…a community of scholars exploring the relationship between Christian faith and history. We welcome members from a variety of Christian traditions around the world. We also seek to learn from scholars outside the Christian tradition. Our primary goal is to encourage excellence in the theory and practice of history from the perspective of historic Christianity.

I intend to write some posts from the Conference. Watch John Fea’s blog as he will be doing the same thing.

Mark Driscoll: I Made The Mistake Of Trying To Be Under the Authority Of My Elders

In this video, Mark and Grace Driscoll acknowledge they made mistakes in ministry. What were those mistakes?
At 5:23 into the video, Driscoll makes revealing statements about his views of his elders. These opinions give insight into the changes in governance at Mars Hill since 2007. Watch and take note between 5:23 and  7:00 minutes.
Starting at around 5:37, Driscoll said:

…but I knew as a big personality and pretty intense so I wanted to be under authority, but I made a mistake of, how do I say this carefully; trying to be under the authority of my elders, but the truth is all my elders were new and young and green, and they would want to help, but they really didn’t know what they were talking about. And so what I should’ve had was a team of pastors outside of the church who were older and more seasoned who could, you know, help Grace and I put life together and also give me counsel on how to work on the church with the elders I had early on. They could work in the church but they couldn’t work on the church.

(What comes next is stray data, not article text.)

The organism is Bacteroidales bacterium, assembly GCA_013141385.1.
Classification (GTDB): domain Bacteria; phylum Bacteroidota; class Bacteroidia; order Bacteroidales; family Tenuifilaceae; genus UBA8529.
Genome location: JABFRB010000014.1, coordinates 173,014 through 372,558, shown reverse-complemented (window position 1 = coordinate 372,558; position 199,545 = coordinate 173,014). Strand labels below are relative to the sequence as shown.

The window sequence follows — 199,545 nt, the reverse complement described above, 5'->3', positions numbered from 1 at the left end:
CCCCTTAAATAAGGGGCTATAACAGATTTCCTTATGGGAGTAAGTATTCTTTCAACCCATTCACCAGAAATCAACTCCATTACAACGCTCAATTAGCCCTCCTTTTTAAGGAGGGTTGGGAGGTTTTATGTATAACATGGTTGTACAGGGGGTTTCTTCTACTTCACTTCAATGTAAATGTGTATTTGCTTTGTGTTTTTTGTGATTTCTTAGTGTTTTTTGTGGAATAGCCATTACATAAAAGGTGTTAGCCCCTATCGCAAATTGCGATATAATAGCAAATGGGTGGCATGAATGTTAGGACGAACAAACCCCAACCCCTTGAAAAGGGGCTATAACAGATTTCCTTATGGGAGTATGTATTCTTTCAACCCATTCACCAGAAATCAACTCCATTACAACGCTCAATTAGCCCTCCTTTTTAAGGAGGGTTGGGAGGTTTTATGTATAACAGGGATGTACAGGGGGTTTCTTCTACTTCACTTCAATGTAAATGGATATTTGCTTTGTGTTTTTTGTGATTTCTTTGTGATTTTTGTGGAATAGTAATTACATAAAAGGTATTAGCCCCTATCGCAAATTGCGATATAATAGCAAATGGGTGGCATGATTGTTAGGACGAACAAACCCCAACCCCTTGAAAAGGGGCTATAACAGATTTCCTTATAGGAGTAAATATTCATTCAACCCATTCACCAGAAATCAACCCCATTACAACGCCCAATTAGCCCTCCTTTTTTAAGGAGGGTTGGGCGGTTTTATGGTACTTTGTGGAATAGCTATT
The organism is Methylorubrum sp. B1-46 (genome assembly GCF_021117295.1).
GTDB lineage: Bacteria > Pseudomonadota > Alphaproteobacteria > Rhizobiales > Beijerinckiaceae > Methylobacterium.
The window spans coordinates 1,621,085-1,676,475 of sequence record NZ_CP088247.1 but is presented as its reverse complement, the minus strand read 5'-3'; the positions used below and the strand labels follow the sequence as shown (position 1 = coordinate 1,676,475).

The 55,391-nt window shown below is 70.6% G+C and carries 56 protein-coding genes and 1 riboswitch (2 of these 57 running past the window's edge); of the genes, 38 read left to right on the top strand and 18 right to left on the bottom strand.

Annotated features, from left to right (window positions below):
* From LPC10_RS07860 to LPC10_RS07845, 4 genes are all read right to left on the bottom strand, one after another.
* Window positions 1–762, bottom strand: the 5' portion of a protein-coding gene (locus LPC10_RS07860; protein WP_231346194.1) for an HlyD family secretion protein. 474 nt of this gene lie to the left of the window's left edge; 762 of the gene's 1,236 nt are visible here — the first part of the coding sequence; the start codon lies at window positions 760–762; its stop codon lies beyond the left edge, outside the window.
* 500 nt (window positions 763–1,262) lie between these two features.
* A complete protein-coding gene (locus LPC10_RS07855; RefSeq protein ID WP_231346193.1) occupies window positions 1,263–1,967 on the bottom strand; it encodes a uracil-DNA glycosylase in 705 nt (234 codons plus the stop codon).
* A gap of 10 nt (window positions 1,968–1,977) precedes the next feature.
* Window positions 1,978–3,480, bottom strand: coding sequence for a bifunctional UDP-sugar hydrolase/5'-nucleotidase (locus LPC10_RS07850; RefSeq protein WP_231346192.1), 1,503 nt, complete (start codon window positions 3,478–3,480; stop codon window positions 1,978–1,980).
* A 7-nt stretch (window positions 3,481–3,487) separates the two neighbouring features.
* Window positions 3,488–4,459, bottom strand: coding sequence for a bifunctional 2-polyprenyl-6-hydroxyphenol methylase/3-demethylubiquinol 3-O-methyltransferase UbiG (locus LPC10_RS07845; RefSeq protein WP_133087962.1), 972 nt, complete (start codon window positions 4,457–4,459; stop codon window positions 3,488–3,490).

Shorter Mark Driscoll on why he made mistakes: Lord, its these elders you gave me.
Driscoll goes on to say that church planters shouldn’t believe that accountability will come from their first elder board. He wished he had older, seasoned pastors to guide him because sometimes the problems they needed to talk about were the elders. In jest, Driscoll said, “Ok, guys I want to talk about this hypothetical person I wanna kill” referring to his unnamed problematic elders.
Elsewhere Driscoll has said that Mars Hill Church was killing him due to stress. He claimed he had to make changes in governance in order to save his life and his marriage. Here we learn that Driscoll did not trust (agree with?) his elders and believed that being under their authority was a mistake. Since his elders were wrong and frustrating, he needed to go outside the church to find wiser people.
In light of these statements, the rationale behind the formation of the Board of Advisors and Accountability becomes clearer. However, there seems to be two messages here. The explicit message is that his elders were inexperienced and although they meant well, they were wrong about important matters. The other more subtle message is that his elders frustrated him because he was correct and they were wrong. They disagreed with Driscoll and so they became the problem. What Driscoll needed were outside people who knew what they were talking about. All of this assumes that Driscoll, himself young and green, knew what he was talking about.